Ethnic grocery stores – Hispanic, Thai, Indian, Korean, Japanese, Chinese and Vietnamese – have always thrived in a physical environment. Going to an Asian supermarket, for example, is much more than shopping. It’s about seeing people, bumping into your friends, colleagues or neighbors, and stopping for a minute or two to chat and share life updates. Who is getting married? Who is going to have a baby? How do you prepare this soup? This type of spontaneous social interaction is welcomed by many people of Asian descent and is essential to their overall well-being.
If you don’t live near an ethnic grocery store or have no way to get there, of course, you can always go online. There’s a healthy selection from these stores, including Weee, Umamicart and Quicklly, selling everything from fruits and vegetables to noodles to your favorite sauces and personal care items. The choice is plentiful, and with a certain dollar amount purchased, your groceries can be delivered to your home for free.
Unlike H-Mart or 99 Ranch Market, which have both a and online presence, these online-only stores lack the social factor. You can’t chat with your neighbor while choosing products or tell your friends about a co-worker who bothers you. So how can these outlets keep shoppers coming back, and how can they get closer to that sense of community? The answer: purchasable content.
Buyable content is an e-commerce solution that combines elements of digital content and company products. Think of it as your favorite grocery store showing you how to prepare certain dishes using products on sale and encouraging you to interact with other shoppers.
The Fresh Market, a gourmet grocery store based in Greensboro, North Carolina, was an early adopter of buyable content. To make its customers’ shopping experience more of a personalized treasure hunt, the brand implemented several e-commerce solutions in late 2021. For example, marketing emails sent to customers included recipes and videos , not just listings of available products. On The Fresh Market’s website, videos appear on the homepage that are something of a cross between Instagram Reels and QVC, with a “Buy Now” button that takes users directly to relevant items to buy.
Of course, The Fresh Market isn’t the only one testing this approach. Albertsons, a national grocery chain, also began posting a short series of videos on its website in 2021. HEB, a supermarket chain based in San Antonio, Texas, also rolled out live content in 2021, with Walmart.
Buyable content aims to benefit both grocers and customers: shoppers can learn about new products while finding new recipes and meal ideas, while grocers can collect data on shopping habits customers and customize them accordingly.
Ethnic grocery store websites picked up the signals. Here are some creative ways they’ve managed to grab consumers’ attention and entice them to shop.
Weee is a Californian startup specializing in Asian and Hispanic foods. The company started in 2015 with the goal of being a one-stop-shop for ethnic foods. The brand calls it a “social flywheel,” a place where people gather and exchange ideas and recipes that will (hopefully) go viral. The more exposure, the better.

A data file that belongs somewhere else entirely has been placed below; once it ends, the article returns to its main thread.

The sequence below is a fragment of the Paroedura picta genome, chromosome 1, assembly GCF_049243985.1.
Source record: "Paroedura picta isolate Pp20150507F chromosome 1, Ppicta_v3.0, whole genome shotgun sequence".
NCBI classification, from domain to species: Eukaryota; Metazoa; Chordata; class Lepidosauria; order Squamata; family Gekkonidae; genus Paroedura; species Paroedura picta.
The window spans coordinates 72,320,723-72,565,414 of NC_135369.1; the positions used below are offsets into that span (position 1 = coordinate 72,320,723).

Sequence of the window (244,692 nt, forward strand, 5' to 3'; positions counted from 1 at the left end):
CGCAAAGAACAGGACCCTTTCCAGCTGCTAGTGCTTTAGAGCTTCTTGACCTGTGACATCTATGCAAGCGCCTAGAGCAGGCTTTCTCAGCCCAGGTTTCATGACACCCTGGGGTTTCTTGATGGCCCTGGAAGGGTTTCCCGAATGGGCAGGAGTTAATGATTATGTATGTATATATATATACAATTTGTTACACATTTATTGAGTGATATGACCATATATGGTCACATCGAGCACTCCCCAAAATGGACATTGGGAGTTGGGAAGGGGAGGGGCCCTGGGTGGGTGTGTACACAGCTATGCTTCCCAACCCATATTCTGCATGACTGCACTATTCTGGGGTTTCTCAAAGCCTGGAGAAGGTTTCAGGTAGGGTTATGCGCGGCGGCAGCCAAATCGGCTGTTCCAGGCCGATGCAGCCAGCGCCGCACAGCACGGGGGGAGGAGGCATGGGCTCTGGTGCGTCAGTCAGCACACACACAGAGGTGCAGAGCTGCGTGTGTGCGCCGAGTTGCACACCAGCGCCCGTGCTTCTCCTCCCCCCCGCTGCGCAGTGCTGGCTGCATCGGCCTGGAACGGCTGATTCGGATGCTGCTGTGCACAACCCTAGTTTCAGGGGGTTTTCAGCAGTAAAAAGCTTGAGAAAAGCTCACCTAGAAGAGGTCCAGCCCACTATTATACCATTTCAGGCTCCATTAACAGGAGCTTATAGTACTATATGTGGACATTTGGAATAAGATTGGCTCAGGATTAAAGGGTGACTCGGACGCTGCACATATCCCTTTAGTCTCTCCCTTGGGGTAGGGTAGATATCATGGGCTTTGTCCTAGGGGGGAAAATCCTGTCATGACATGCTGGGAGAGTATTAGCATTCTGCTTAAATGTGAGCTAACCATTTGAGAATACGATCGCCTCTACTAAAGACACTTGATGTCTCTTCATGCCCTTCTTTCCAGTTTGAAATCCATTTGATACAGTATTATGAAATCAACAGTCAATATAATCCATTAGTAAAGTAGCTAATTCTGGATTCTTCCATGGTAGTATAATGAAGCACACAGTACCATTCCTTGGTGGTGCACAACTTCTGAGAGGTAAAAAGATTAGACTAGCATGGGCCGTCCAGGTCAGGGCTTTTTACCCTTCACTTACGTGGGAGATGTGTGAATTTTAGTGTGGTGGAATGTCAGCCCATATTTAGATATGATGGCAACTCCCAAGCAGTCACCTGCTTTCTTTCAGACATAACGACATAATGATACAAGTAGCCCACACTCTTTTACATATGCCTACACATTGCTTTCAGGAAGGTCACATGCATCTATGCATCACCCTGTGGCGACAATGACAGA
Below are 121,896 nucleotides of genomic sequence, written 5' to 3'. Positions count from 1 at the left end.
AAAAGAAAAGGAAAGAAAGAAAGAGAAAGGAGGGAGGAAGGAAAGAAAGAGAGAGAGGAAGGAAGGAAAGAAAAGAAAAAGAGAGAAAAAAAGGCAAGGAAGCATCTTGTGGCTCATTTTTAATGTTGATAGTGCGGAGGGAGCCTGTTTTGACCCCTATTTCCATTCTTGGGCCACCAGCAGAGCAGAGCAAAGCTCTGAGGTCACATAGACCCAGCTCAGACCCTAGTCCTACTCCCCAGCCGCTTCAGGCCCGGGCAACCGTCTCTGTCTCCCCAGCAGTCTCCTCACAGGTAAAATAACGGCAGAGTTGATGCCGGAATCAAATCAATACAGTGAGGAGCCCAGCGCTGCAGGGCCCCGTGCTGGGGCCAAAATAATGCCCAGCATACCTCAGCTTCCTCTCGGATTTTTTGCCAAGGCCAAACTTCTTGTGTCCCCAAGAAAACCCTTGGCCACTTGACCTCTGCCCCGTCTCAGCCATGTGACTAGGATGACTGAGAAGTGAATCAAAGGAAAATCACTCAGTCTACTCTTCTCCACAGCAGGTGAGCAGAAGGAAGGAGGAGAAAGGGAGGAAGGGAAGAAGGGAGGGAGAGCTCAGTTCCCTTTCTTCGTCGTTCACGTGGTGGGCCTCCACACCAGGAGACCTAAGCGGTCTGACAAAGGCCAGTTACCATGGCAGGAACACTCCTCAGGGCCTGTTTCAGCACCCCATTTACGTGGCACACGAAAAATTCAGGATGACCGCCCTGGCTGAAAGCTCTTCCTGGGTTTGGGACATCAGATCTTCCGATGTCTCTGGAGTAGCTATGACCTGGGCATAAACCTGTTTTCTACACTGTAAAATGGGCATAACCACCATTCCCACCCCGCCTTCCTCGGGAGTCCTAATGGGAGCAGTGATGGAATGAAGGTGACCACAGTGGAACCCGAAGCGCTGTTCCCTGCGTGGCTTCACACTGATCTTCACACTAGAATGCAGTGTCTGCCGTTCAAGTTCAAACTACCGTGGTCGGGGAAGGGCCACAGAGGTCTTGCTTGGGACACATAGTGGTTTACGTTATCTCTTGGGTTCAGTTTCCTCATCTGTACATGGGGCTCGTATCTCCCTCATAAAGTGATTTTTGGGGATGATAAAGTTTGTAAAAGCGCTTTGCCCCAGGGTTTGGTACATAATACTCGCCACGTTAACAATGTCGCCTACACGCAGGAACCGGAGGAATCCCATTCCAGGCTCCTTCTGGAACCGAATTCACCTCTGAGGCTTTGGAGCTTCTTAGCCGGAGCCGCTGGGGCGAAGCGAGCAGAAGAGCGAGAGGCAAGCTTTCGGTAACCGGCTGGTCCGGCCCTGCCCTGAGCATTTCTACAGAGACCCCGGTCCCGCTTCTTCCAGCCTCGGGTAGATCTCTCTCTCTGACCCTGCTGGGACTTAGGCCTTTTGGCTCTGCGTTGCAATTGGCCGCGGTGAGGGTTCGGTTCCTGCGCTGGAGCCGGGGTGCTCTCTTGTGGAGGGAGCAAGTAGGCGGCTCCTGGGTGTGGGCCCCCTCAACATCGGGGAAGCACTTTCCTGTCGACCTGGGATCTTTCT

To achieve this goal, Weee focused on user-generated content. On the website and app, users can view recommendations, post a product or recipe video, get feedback from others, bookmark a video or recipe, and even enter contests. Past contests have included themes such as “Lunar New Year” and “2021 Reflections and New Year Celebrations”, both of which have generated hundreds of posts and, as a result, thousands of likes.
For Umamicart, the focus is on conservation, recipes and teaching people how to prepare simple Asian dishes. Umamicart does this in different ways. On the website, you can find recipes for a selection of Asian-inspired dishes, including Cantonese stir-fried noodles, mango sticky rice, and poke bowl. New recipes are added every month which makes it continually interesting and worth a visit for someone who prefers to shop online.
Marketing emails can include a recipe for tteokbokki, a popular Korean dish, and a link to that recipe on the website, as well as the option to purchase all of the recipe ingredients. Emails are personalized according to the season and appropriate cultural holidays. In addition to recipes, you can also browse Umamicart’s grocery lists, such as SE Asian Pantry, East Asian Pantry and Korean Essentials, the idea being that everything you need is under one roof or, in this case, a website.
Quicklly, the newest online ethnic grocer that started in 2018, specializes in South Asian and Indian foods. In August 2021, it rolled out a program called Quicklly Masterchef to allow users to earn money by submitting their own recipes. Once the recipe is approved, the user earns money every time someone purchases the recipe ingredients. To fulfill the order, the company uses local partner grocery stores based on the customer’s location.
To date, there are only 16 recipes, each with several hundred views. The company is now taking a break from its Masterchef program.
“Ultimately, the company strives to create a recipe and shoppable content pipeline that includes influencers and recipe bloggers,” says co-founder Keval Raj. Until then, you can browse through what’s available, like this simple Best Butter Chicken recipe and this Shahi Paneer recipe, both of which look delicious and simple. It’s still early days, but if readers engage with each other in the comments section on these recipes, the site might start cultivating the sociable feeling of shopping at an ethnic grocery store.